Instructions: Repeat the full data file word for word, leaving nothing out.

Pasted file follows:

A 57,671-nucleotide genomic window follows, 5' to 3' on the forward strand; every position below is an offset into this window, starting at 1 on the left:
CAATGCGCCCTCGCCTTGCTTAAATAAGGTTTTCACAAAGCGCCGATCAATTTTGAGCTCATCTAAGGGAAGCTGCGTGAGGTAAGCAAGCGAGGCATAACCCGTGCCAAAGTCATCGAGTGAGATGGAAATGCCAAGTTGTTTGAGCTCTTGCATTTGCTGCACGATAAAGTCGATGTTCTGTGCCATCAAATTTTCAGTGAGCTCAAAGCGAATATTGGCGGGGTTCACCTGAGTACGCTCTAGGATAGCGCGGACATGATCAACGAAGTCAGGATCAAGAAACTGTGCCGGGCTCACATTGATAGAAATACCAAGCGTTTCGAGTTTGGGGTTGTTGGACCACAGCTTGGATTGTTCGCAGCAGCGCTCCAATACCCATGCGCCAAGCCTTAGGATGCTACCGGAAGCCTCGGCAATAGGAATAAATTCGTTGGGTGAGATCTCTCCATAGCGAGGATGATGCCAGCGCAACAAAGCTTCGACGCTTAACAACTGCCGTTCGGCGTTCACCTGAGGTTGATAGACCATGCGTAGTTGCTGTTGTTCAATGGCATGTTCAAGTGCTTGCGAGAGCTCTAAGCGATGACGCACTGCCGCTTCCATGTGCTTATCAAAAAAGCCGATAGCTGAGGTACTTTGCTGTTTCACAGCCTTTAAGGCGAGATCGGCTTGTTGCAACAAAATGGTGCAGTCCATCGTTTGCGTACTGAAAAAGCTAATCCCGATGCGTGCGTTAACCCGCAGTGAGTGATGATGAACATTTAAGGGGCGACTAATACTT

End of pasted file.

A 57,671-nucleotide genomic window follows, 5' to 3' on the forward strand; every position below is an offset into this window, starting at 1 on the left:
CAATGCGCCCTCGCCTTGCTTAAATAAGGTTTTCACAAAGCGCCGATCAATTTTGAGCTCATCTAAGGGAAGCTGCGTGAGGTAAGCAAGCGAGGCATAACCCGTGCCAAAGTCATCGAGTGAGATGGAAATGCCAAGTTGTTTGAGCTCTTGCATTTGCTGCACGATAAAGTCGATGTTCTGTGCCATCAAATTTTCAGTGAGCTCAAAGCGAATATTGGCGGGGTTCACCTGAGTACGCTCTAGGATAGCGCGGACATGATCAACGAAGTCAGGATCAAGAAACTGTGCCGGGCTCACATTGATAGAAATACCAAGCGTTTCGAGTTTGGGGTTGTTGGACCACAGCTTGGATTGTTCGCAGCAGCGCTCCAATACCCATGCGCCAAGCCTTAGGATGCTACCGGAAGCCTCGGCAATAGGAATAAATTCGTTGGGTGAGATCTCTCCATAGCGAGGATGATGCCAGCGCAACAAAGCTTCGACGCTTAACAACTGCCGTTCGGCGTTCACCTGAGGTTGATAGACCATGCGTAGTTGCTGTTGTTCAATGGCATGTTCAAGTGCTTGCGAGAGCTCTAAGCGATGACGCACTGCCGCTTCCATGTGCTTATCAAAAAAGCCGATAGCTGAGGTACTTTGCTGTTTCACAGCCTTTAAGGCGAGATCGGCTTGTTGCAACAAAATGGTGCAGTCCATCGTTTGCGTACTGAAAAAGCTAATCCCGATGCGTGCGTTAACCCGCAGTGAGTGATGATGAACATTTAAGGGGCGACTAATACTT